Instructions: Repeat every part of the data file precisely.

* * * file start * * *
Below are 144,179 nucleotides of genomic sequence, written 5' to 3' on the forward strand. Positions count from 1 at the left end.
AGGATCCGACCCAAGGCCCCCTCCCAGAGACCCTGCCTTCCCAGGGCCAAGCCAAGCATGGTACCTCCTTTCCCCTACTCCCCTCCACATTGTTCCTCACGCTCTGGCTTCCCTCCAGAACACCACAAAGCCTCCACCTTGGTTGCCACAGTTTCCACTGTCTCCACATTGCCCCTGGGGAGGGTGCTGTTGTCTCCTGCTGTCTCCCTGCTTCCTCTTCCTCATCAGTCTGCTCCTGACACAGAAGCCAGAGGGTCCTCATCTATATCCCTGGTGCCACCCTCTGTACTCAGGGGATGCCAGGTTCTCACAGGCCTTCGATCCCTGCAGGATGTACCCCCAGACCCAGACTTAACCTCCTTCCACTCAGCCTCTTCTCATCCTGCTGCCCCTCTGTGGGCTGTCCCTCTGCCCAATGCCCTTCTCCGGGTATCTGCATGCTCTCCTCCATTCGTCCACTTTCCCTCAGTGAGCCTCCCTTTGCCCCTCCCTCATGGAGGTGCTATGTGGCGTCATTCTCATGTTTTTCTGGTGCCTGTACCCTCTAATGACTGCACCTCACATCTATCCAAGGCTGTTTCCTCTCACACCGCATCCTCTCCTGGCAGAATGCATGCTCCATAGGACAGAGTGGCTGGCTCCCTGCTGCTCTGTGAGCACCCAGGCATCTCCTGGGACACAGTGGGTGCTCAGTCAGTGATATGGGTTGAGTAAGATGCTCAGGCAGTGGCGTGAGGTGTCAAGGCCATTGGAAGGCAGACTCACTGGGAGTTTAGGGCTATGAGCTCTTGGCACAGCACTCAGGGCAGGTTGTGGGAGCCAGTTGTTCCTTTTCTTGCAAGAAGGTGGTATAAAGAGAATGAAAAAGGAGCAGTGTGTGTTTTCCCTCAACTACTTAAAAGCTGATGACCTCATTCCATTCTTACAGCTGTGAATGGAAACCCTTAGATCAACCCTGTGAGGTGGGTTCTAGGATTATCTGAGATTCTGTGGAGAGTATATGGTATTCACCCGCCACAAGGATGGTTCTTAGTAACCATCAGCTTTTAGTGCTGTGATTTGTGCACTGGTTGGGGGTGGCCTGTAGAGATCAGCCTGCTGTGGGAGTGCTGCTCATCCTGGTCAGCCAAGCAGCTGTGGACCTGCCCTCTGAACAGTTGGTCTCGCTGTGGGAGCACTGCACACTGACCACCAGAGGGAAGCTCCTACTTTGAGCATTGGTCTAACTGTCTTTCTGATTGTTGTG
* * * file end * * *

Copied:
Below are 144,179 nucleotides of genomic sequence, written 5' to 3' on the forward strand. Positions count from 1 at the left end.
AGGATCCGACCCAAGGCCCCCTCCCAGAGACCCTGCCTTCCCAGGGCCAAGCCAAGCATGGTACCTCCTTTCCCCTACTCCCCTCCACATTGTTCCTCACGCTCTGGCTTCCCTCCAGAACACCACAAAGCCTCCACCTTGGTTGCCACAGTTTCCACTGTCTCCACATTGCCCCTGGGGAGGGTGCTGTTGTCTCCTGCTGTCTCCCTGCTTCCTCTTCCTCATCAGTCTGCTCCTGACACAGAAGCCAGAGGGTCCTCATCTATATCCCTGGTGCCACCCTCTGTACTCAGGGGATGCCAGGTTCTCACAGGCCTTCGATCCCTGCAGGATGTACCCCCAGACCCAGACTTAACCTCCTTCCACTCAGCCTCTTCTCATCCTGCTGCCCCTCTGTGGGCTGTCCCTCTGCCCAATGCCCTTCTCCGGGTATCTGCATGCTCTCCTCCATTCGTCCACTTTCCCTCAGTGAGCCTCCCTTTGCCCCTCCCTCATGGAGGTGCTATGTGGCGTCATTCTCATGTTTTTCTGGTGCCTGTACCCTCTAATGACTGCACCTCACATCTATCCAAGGCTGTTTCCTCTCACACCGCATCCTCTCCTGGCAGAATGCATGCTCCATAGGACAGAGTGGCTGGCTCCCTGCTGCTCTGTGAGCACCCAGGCATCTCCTGGGACACAGTGGGTGCTCAGTCAGTGATATGGGTTGAGTAAGATGCTCAGGCAGTGGCGTGAGGTGTCAAGGCCATTGGAAGGCAGACTCACTGGGAGTTTAGGGCTATGAGCTCTTGGCACAGCACTCAGGGCAGGTTGTGGGAGCCAGTTGTTCCTTTTCTTGCAAGAAGGTGGTATAAAGAGAATGAAAAAGGAGCAGTGTGTGTTTTCCCTCAACTACTTAAAAGCTGATGACCTCATTCCATTCTTACAGCTGTGAATGGAAACCCTTAGATCAACCCTGTGAGGTGGGTTCTAGGATTATCTGAGATTCTGTGGAGAGTATATGGTATTCACCCGCCACAAGGATGGTTCTTAGTAACCATCAGCTTTTAGTGCTGTGATTTGTGCACTGGTTGGGGGTGGCCTGTAGAGATCAGCCTGCTGTGGGAGTGCTGCTCATCCTGGTCAGCCAAGCAGCTGTGGACCTGCCCTCTGAACAGTTGGTCTCGCTGTGGGAGCACTGCACACTGACCACCAGAGGGAAGCTCCTACTTTGAGCATTGGTCTAACTGTCTTTCTGATTGTTGTG